The employer argued that he was not disabled because lifting items of this weight, and in this quantity was not a “normal day-to-day activity”. However, the Employment Appeal Tribunal (EAT) has disagreed. The EAT has referred back to the EU Equal Treatment Framework Directive and guidance from the Court of Justice of the EU in similar situations. The Court of Justice has previously said that an impairment is something which limits the participation of an individual in professional life on an equal basis with other workers. Lifting the items was part of the individual’s professional life and, hence, it was a normal day-to-day activity.

This is despite the guidance notes to the Equality Act 2010 saying that “inability to move heavy objects without assistance or a mechanical aid, such as moving a large suitcase or a heavy piece of furniture without a trolley” is not a normal day-to-day activity.

It does seem that the ruling of the EAT does not fit with the guidance notes, or the usual approach to deciding the definition of disability so it is possible that this case will be appealed.

Points to consider.

  • Until this case is appealed, if it ever is, you should interpret “normal day-to-day activities” more widely than you might have done in the past.

  • Again, you must consider what reasonable adjustments can be made if an employee is disabled.

Religious discrimination: allowed to refuse leave to attend festivals

Another case is a useful reminder that there is no automatic right to time off to attend religious festivals. In Gareddu v London Underground Ltd [2016], the employee was a Catholic and from Sardinia. Every August, he spent five weeks in Sardinia with his family attending religious festivals. In 2014, he was told that he would not be allowed to have five weeks of leave in August in future because of the difficulties it caused for the team. He claimed religious discrimination.

He was unsuccessful. It was not possible to show that Catholics were required to attend the festivals and, hence, it could not be shown that there was a negative impact on Catholics as a group. On that basis, his claim of indirect discrimination failed.

Points to consider.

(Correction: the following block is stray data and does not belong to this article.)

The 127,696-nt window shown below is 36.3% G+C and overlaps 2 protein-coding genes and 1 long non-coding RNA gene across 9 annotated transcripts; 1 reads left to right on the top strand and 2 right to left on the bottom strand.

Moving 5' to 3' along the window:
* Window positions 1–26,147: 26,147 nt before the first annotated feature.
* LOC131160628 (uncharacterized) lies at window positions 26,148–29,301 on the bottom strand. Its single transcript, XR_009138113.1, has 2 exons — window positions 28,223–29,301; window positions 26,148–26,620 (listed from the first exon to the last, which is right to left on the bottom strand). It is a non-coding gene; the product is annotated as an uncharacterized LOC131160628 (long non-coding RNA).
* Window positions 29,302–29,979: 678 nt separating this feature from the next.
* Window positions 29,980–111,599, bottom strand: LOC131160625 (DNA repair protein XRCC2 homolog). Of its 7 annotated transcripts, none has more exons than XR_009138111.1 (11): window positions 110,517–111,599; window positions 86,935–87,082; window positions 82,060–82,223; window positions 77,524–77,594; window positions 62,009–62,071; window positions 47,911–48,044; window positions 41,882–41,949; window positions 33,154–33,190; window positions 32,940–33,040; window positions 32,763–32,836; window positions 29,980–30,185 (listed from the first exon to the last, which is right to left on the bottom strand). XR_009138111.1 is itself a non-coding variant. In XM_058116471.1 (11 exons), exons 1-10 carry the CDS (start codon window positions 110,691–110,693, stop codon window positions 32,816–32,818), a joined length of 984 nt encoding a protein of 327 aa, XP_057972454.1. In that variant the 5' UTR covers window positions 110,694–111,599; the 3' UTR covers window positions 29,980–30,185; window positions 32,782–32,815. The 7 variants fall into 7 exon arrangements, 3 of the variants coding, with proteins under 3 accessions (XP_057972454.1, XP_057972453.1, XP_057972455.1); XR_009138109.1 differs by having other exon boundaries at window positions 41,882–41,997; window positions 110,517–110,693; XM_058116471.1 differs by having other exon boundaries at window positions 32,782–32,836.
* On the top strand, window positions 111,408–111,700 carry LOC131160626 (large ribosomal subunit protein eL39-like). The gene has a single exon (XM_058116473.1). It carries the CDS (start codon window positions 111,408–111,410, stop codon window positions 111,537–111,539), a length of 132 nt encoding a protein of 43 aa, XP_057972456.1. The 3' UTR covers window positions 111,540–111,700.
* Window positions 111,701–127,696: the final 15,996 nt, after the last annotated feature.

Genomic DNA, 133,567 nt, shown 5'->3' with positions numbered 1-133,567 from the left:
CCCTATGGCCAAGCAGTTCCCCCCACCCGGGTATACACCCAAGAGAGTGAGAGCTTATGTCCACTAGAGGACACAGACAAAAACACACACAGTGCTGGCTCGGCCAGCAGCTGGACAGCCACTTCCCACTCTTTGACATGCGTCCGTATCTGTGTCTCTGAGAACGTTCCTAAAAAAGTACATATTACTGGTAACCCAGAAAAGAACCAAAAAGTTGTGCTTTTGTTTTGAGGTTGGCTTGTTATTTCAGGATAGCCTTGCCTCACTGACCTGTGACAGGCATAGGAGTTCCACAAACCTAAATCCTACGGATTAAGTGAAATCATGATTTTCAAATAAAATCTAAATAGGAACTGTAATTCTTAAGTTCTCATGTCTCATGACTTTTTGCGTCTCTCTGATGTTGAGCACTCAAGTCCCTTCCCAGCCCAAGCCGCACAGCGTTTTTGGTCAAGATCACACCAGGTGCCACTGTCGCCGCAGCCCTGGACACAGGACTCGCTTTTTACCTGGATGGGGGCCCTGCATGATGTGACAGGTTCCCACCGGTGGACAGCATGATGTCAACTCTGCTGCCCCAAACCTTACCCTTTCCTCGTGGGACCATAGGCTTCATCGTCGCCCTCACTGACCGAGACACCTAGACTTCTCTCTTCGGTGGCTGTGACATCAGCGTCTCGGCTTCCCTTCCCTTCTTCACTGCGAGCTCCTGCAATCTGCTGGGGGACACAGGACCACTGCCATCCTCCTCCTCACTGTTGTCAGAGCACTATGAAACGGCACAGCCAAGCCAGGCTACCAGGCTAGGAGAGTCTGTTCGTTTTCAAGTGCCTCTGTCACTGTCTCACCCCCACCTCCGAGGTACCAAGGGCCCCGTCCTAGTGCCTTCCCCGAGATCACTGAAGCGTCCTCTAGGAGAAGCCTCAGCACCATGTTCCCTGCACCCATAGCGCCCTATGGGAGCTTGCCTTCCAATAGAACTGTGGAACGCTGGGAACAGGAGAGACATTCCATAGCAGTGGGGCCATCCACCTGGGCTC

• Although there is no automatic right of employees to have time off to attend a religious festival, you should always consider all requests fairly and equally.

  • If it is not possible to allow an employee time off, make it clear if a request could be considered more favourably on a future occasion.

  • Ensure that you treat all employees equally. Do not allow one religious group time off but refuse another.

Race discrimination: a requirement to speak English in the workplace

It is quite possible that you will have employees whose first language is not English. Can you insist that they speak English in the workplace? This was debated in the case of Kelly v Covance Laboratories Ltd [2015].

Kelly was Russian. She spent a lot of the time, during working time, on the phone speaking Russian. She was working in a laboratory where animal testing took place and her employer was concerned about her conversations. The organisation had previously been infiltrated by animal rights activists and there was concern that this might be happening again. So that they could monitor what she was doing, Kelly was asked to speak English while she was working.

In addition, there were concerns about her performance and other matters which led to a capability process being put in place. She resigned and claimed race discrimination.

She was unsuccessful. She could not show that being asked to speak English was treating her less favourably than others. Her claim of harassment was also unsuccessful because it was not accepted that asking her to speak English violated her dignity.

Points to consider.

  • You can ask employees to speak English during working time, particularly if this is to facilitate working relationships.

  • It would be much more difficult to argue that it was acceptable to insist that employees spoke English during breaks when they were socialising together. You would have to have a sound business reason for doing this, and this would be unlikely.

Last reviewed 19 July 2016